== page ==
Saturday, 26 December 2015

Top Ten Theatre Productions in 2015 - Plays

One of the most pleasing aspects of this year's list of top ten plays is that it features original writing by five local playwrights - Tiffany Barton (Metalhead), Scott McArdle (Between Solar Systems), Tyler Jacob Jones (F**k Decaf), Will O'Mahony (The Mars Project), and Gita Bezard (In A Bony Embrace) with another entry by Australian playwright Finegan Kruckemeyer. That is an outstanding crop of talent that augurs well for the future of locally generated stories. And what a diverse mix of entries we have this year ranging from searing dramas to witty observational comedies to a genre rarely seen on stage, science fiction. It also includes a genuine out of the box surprise that demonstrates the power of theatre to heal and transform.

The Top Ten:

1. Venus in Fur (Black Swan State Theatre Company)
The year started with a bang as this two-hander introduced 2014 WAAPA graduate Felicity McKay to the world in a brilliant professional debut.

"Venus in Fur is a cleverly written play that allows two talented actors to inhabit multiple personas in a provocative, insightful and funny exploration of a subject matter many consider taboo. It is a great start to the theatre season and the upcoming Fringe Festival of which it’s a part."


2. A Midsummer Night's Dream (Acacia Prison & The Actors Workshop)
A stunning theatrical experience that saw prisoners tackle Shakespeare's beloved comedy under the tutelage of Nichola Renton. An event that will not be quickly forgotten by all involved.

"These men, almost all with no previous acting experience of any kind, flung themselves at this with energy, with style, with commitment, and with their own sense of humour and spirit. It was raw, it was powerful, and it was bloody well funny as all get out."

3. All My Sons (WAAPA)
The intimate Roundhouse Theatre provided the perfect venue for the powerful Arthur Miller play, grounded by Brittany Morel superbly playing a woman three times her age.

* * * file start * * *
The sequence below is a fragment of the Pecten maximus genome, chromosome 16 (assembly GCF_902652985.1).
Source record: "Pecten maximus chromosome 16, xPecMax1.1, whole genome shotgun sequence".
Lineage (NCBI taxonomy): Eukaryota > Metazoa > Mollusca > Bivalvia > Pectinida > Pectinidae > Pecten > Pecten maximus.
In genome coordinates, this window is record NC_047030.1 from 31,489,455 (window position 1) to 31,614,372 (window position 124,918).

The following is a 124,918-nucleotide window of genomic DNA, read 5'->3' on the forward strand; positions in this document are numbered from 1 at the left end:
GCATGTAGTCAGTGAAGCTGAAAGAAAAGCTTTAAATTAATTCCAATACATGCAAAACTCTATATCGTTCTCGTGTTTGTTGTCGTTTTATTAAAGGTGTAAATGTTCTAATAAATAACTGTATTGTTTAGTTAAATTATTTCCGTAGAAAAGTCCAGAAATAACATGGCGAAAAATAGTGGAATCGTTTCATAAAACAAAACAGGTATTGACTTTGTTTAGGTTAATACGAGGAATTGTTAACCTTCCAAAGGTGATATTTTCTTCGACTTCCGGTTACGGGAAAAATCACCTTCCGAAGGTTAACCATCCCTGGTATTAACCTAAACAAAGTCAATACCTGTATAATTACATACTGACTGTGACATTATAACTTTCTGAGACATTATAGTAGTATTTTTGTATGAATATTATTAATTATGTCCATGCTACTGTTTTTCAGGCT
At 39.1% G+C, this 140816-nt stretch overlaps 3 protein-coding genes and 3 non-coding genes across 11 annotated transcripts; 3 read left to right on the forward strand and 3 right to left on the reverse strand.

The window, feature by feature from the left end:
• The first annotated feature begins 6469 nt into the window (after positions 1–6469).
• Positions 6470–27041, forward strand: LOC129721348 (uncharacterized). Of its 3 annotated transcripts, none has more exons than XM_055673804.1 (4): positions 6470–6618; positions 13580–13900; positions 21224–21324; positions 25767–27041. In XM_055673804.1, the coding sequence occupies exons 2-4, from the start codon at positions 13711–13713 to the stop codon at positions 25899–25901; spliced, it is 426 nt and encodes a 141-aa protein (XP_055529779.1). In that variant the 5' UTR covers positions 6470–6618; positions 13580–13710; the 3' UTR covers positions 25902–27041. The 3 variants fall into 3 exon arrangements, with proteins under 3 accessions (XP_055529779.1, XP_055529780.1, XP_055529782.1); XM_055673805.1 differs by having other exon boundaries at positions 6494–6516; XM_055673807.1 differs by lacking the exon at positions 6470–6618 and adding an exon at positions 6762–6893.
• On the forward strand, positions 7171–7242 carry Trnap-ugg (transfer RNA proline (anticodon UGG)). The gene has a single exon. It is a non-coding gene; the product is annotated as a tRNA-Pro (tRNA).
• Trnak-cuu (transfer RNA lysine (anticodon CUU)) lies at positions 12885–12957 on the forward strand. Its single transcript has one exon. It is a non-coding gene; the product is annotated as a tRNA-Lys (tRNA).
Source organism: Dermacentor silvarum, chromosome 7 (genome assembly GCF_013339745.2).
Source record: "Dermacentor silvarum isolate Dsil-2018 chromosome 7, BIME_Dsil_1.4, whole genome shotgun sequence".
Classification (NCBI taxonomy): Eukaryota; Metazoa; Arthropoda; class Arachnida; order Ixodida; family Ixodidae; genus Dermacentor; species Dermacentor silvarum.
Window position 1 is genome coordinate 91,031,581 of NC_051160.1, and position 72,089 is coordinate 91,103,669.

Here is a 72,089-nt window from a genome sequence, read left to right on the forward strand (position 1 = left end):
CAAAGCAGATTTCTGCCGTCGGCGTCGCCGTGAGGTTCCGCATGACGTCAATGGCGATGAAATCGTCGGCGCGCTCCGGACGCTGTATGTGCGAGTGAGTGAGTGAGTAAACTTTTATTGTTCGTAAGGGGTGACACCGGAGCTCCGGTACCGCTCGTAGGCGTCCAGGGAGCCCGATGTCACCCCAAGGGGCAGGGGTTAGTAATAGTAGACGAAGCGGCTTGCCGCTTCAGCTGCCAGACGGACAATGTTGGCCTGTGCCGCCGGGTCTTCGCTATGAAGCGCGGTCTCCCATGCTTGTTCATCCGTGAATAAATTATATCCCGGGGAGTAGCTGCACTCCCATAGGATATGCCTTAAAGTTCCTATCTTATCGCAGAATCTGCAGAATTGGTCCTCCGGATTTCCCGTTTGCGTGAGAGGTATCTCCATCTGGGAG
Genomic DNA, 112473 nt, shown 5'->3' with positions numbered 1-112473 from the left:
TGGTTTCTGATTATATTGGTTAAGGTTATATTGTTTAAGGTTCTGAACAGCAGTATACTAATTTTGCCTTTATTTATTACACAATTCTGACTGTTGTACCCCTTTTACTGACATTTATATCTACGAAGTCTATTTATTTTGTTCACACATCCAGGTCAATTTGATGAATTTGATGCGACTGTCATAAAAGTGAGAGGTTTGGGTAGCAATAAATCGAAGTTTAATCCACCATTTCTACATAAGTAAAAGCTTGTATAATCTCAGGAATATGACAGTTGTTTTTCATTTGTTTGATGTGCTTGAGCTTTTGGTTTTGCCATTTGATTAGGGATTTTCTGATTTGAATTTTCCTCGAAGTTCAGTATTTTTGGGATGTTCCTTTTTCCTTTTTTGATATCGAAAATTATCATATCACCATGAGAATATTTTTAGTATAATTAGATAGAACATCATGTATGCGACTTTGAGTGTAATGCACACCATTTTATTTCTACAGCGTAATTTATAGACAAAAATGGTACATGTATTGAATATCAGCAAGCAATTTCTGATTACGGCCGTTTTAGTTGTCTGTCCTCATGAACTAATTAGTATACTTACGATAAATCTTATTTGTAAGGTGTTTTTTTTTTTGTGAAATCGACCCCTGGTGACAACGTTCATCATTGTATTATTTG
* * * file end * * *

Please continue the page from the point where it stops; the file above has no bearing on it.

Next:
"This is a carefully and expertly constructed play that really packs a wallop. I admit I was quite moved by the breadth of the Greek-like tragedy that unfolds. It is very well acted with Morel’s performance in particular a highlight."

4. Metalhead (Creative Collaborations)
I caught this play on a night when the entire cast was "on" and what a treat it was to see them go hammer and tongs at each other in such a harrowing drama.

"... I liked that this was a full tilt performance in every aspect – writing, performance, and staging. This was in your face and unapologetically brutal in spots. There were moments when the audience sat in stunned collective silence as the tension built."


5. Macbeth (WAAPA)
A modern interpretation of the Shakespeare classic that was an excellent showcase of all the disciplines WAAPA trains their students in, not only performance but the many departments that make a production come to life.

"All these elements gave the production great atmosphere and allowed for seamless scene transitions - this fairly hummed along. Having said that there were times, especially involving the witches, where there was a languid, at times hypnotic pace within a scene that was mesmerising."

6. Those Who Fall In Love Like Anchors Dropped Upon The Ocean Floor (Fringe World)
Delightfully performed, written and staged this was an inventive rumination on how the passage of time affects and informs our memories.